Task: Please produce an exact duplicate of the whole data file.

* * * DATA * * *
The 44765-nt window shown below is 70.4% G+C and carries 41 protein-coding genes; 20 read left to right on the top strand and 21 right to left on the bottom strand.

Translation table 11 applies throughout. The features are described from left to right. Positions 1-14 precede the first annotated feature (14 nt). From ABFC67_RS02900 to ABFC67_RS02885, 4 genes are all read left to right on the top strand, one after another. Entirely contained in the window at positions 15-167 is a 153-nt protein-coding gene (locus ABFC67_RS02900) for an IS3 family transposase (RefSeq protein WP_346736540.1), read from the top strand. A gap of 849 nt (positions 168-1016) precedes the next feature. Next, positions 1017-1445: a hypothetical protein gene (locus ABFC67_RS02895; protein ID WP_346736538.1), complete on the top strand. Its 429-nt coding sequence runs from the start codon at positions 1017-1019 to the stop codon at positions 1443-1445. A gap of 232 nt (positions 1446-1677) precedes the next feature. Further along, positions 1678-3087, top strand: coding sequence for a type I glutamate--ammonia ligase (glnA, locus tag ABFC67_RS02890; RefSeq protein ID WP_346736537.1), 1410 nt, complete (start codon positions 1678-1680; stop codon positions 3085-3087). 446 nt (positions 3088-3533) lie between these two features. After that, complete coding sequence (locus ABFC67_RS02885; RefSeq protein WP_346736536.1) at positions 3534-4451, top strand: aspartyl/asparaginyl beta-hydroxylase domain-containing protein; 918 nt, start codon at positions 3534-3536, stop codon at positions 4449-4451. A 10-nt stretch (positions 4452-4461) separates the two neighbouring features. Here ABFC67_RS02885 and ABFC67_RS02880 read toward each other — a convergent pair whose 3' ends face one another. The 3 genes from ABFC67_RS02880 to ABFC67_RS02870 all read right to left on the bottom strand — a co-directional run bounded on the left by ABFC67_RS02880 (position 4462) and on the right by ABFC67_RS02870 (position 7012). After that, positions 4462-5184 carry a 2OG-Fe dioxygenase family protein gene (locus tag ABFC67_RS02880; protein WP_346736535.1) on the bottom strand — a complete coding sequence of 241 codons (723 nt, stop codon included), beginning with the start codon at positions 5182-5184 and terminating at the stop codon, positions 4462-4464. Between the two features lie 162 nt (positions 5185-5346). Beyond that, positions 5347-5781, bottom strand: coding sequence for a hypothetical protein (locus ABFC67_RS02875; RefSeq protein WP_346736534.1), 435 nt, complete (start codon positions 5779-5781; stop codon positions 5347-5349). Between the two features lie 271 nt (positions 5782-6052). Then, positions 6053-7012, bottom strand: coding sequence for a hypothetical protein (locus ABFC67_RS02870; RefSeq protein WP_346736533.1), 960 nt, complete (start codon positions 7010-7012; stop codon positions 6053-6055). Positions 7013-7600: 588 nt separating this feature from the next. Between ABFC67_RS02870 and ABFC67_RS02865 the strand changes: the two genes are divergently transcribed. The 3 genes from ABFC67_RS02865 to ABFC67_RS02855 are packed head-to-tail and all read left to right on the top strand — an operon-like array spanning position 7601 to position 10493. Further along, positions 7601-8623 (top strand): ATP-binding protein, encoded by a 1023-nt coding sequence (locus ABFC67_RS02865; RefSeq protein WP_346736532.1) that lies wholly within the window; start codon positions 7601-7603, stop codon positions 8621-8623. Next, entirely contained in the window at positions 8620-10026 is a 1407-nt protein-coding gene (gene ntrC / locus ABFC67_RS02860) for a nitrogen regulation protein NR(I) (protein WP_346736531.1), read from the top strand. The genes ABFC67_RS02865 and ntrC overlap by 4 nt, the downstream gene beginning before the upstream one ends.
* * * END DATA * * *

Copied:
The 44765-nt window shown below is 70.4% G+C and carries 41 protein-coding genes; 20 read left to right on the top strand and 21 right to left on the bottom strand.

Translation table 11 applies throughout. The features are described from left to right. Positions 1-14 precede the first annotated feature (14 nt). From ABFC67_RS02900 to ABFC67_RS02885, 4 genes are all read left to right on the top strand, one after another. Entirely contained in the window at positions 15-167 is a 153-nt protein-coding gene (locus ABFC67_RS02900) for an IS3 family transposase (RefSeq protein WP_346736540.1), read from the top strand. A gap of 849 nt (positions 168-1016) precedes the next feature. Next, positions 1017-1445: a hypothetical protein gene (locus ABFC67_RS02895; protein ID WP_346736538.1), complete on the top strand. Its 429-nt coding sequence runs from the start codon at positions 1017-1019 to the stop codon at positions 1443-1445. A gap of 232 nt (positions 1446-1677) precedes the next feature. Further along, positions 1678-3087, top strand: coding sequence for a type I glutamate--ammonia ligase (glnA, locus tag ABFC67_RS02890; RefSeq protein ID WP_346736537.1), 1410 nt, complete (start codon positions 1678-1680; stop codon positions 3085-3087). 446 nt (positions 3088-3533) lie between these two features. After that, complete coding sequence (locus ABFC67_RS02885; RefSeq protein WP_346736536.1) at positions 3534-4451, top strand: aspartyl/asparaginyl beta-hydroxylase domain-containing protein; 918 nt, start codon at positions 3534-3536, stop codon at positions 4449-4451. A 10-nt stretch (positions 4452-4461) separates the two neighbouring features. Here ABFC67_RS02885 and ABFC67_RS02880 read toward each other — a convergent pair whose 3' ends face one another. The 3 genes from ABFC67_RS02880 to ABFC67_RS02870 all read right to left on the bottom strand — a co-directional run bounded on the left by ABFC67_RS02880 (position 4462) and on the right by ABFC67_RS02870 (position 7012). After that, positions 4462-5184 carry a 2OG-Fe dioxygenase family protein gene (locus tag ABFC67_RS02880; protein WP_346736535.1) on the bottom strand — a complete coding sequence of 241 codons (723 nt, stop codon included), beginning with the start codon at positions 5182-5184 and terminating at the stop codon, positions 4462-4464. Between the two features lie 162 nt (positions 5185-5346). Beyond that, positions 5347-5781, bottom strand: coding sequence for a hypothetical protein (locus ABFC67_RS02875; RefSeq protein WP_346736534.1), 435 nt, complete (start codon positions 5779-5781; stop codon positions 5347-5349). Between the two features lie 271 nt (positions 5782-6052). Then, positions 6053-7012, bottom strand: coding sequence for a hypothetical protein (locus ABFC67_RS02870; RefSeq protein WP_346736533.1), 960 nt, complete (start codon positions 7010-7012; stop codon positions 6053-6055). Positions 7013-7600: 588 nt separating this feature from the next. Between ABFC67_RS02870 and ABFC67_RS02865 the strand changes: the two genes are divergently transcribed. The 3 genes from ABFC67_RS02865 to ABFC67_RS02855 are packed head-to-tail and all read left to right on the top strand — an operon-like array spanning position 7601 to position 10493. Further along, positions 7601-8623 (top strand): ATP-binding protein, encoded by a 1023-nt coding sequence (locus ABFC67_RS02865; RefSeq protein WP_346736532.1) that lies wholly within the window; start codon positions 7601-7603, stop codon positions 8621-8623. Next, entirely contained in the window at positions 8620-10026 is a 1407-nt protein-coding gene (gene ntrC / locus ABFC67_RS02860) for a nitrogen regulation protein NR(I) (protein WP_346736531.1), read from the top strand. The genes ABFC67_RS02865 and ntrC overlap by 4 nt, the downstream gene beginning before the upstream one ends.